website terms

The Importance of Well-Drafted Website Terms and Conditions

The United States District Court for the Southern District of New York recently issued a ruling that exemplifies the importance of well-drafted website Terms and Conditions. In Stephanie Sinclair v. Ziff Davis, LLC and Mashable, Inc., 1:18-cv-00790 (SDNY, April 13, 2020), the Court ruled that because Stephanie Sinclair (“Sinclair”) had agreed to Instagram’s Terms of Use, Mashable, Inc. (“Mashable”) was allowed to embed Sinclair’s photograph on its website as a sublicensee, without separately obtaining Sinclair’s permission. This case illustrates that, when drafted correctly, website Terms and Conditions can save website owners from lengthy and expensive litigation. 

How can website Terms and Conditions help protect your website?

What Are Website Terms and Conditions?

Website Terms and Conditions are the contract between website operators and the end user visitors to, and customers of, the site. Among other constituent provisions, website Terms of Use: 1) describe the functionality of the website, and its underlying product and service offerings; 2) outline applicable payment terms and methods for canceling accounts; 3) detail general disclaimers, and website-specific disclaimers depending on the nature of the website and the underlying content/offerings; 4) define any applicable age restrictions; 5) include Digital Millennium Copyright Act (“DMCA”) safe harbor language; 6) limit the liability of the website owners; 7) allocate ownership/licensure of intellectual property posted on the site; 8) state how website owners can suspend or terminate users that violate the Terms and Conditions; and 9) set forth the governing law that applies should there be any dispute arising out of use of the subject site. 

Creating a Binding Website Agreement

Merely having website Terms of Use does not necessarily create enforceable agreements with website users. Terms and Conditions that require users to take proactive steps, such as checking a box and clicking “submit,” also known as “click-wrap” agreements, are far more likely to be upheld in courts of law. Comparatively, website Terms of Use that do not require that users take an affirmative action towards acceptance, known as “browse-wrap” agreements, are less likely to be enforced by the courts. To ensure enforceability, website owners should prominently display links to their Terms and Conditions and prompt users to take some sort of affirmative action that manifests assent to the agreement terms.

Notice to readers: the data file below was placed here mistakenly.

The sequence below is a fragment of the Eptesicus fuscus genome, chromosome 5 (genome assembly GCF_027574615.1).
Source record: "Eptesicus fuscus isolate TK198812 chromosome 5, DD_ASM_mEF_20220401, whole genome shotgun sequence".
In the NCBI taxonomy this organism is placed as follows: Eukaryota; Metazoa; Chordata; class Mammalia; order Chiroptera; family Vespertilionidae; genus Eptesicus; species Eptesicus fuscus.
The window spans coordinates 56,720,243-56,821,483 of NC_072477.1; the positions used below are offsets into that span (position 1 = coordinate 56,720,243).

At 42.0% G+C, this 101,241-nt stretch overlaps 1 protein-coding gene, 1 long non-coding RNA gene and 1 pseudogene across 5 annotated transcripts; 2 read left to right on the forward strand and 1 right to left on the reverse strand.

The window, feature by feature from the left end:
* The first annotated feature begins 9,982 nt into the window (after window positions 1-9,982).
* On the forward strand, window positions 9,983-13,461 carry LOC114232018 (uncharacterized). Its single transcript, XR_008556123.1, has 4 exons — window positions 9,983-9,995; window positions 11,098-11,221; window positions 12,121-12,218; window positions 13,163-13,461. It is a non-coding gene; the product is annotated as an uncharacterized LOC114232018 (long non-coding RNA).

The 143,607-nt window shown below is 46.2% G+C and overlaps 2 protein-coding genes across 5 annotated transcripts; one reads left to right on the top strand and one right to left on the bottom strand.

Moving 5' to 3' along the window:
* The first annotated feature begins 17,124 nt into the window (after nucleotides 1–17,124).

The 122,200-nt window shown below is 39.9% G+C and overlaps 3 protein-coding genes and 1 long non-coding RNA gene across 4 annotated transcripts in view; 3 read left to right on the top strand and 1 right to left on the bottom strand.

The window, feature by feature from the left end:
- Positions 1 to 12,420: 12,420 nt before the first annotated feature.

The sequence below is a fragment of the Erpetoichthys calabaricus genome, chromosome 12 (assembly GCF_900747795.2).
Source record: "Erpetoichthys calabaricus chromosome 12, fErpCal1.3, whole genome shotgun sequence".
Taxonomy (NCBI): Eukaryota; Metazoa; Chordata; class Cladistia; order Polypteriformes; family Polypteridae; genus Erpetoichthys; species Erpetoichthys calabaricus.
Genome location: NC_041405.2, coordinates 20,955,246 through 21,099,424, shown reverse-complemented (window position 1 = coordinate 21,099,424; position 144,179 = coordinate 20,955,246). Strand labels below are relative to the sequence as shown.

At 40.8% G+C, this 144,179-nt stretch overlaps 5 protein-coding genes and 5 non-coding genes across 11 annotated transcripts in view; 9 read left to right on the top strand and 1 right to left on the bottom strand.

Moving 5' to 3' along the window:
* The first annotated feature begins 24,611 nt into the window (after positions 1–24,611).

The Sinclair case highlights how crucial well-drafted website Terms of Use are. By way of background, Mashable had offered Sinclair fifty dollars ($50.00) to license her “Child, Bride, Mother/Child Marriage in Guatemala” photograph for a story that they planned to run on female photographers.  When Sinclair declined Mashable’s offer, Mashable proceeded to access Sinclair’s public Instagram account, there copied her photograph, and subsequently embedded her Instagram post into its story. In response, Sinclair sued Mashable and its publisher, Ziff Davis, LLC, for copyright infringement. The case was dismissed by the Court on the grounds that: 1) Sinclair had agreed to Instagram’s Terms of Use, which granted “Instagram a non-exclusive, fully paid and royalty-free, transferable, sub-licensable, worldwide license to the content” that Sinclair had posted on Instagram; and 2) Mashable was able to prove that it had obtained a valid sublicense from Instagram prior to using the photo.  

Website owners who fail to include the appropriate intellectual property licenses in their Terms of Use may get dragged into costly litigation over, among other things, ownership of user posted content. Numerous other problems can be avoided by employing a well-drafted and comprehensive set of website Terms and Conditions. Given the foregoing, it is highly recommended that website owners retain competent legal counsel to ensure that their Terms and Conditions are both thorough and enforceable. 

If you are interested in learning more about this topic or require Terms and Conditions for your website, please e-mail us at, or call us at (212) 246-0900. 

The material contained herein is provided for informational purposes only and is not legal advice, nor is it a substitute for obtaining legal advice from an attorney. Each situation is unique, and you should not act or rely on any information contained herein without seeking the advice of an experienced attorney. 

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David Klein

David Klein is one of the most recognized attorneys in the technology, Internet marketing, sweepstakes, and telecommunications fields. Skilled at counseling clients on a broad range of technology-related matters, David Klein has substantial experience in negotiating and drafting complex licensing, marketing and Internet agreements.

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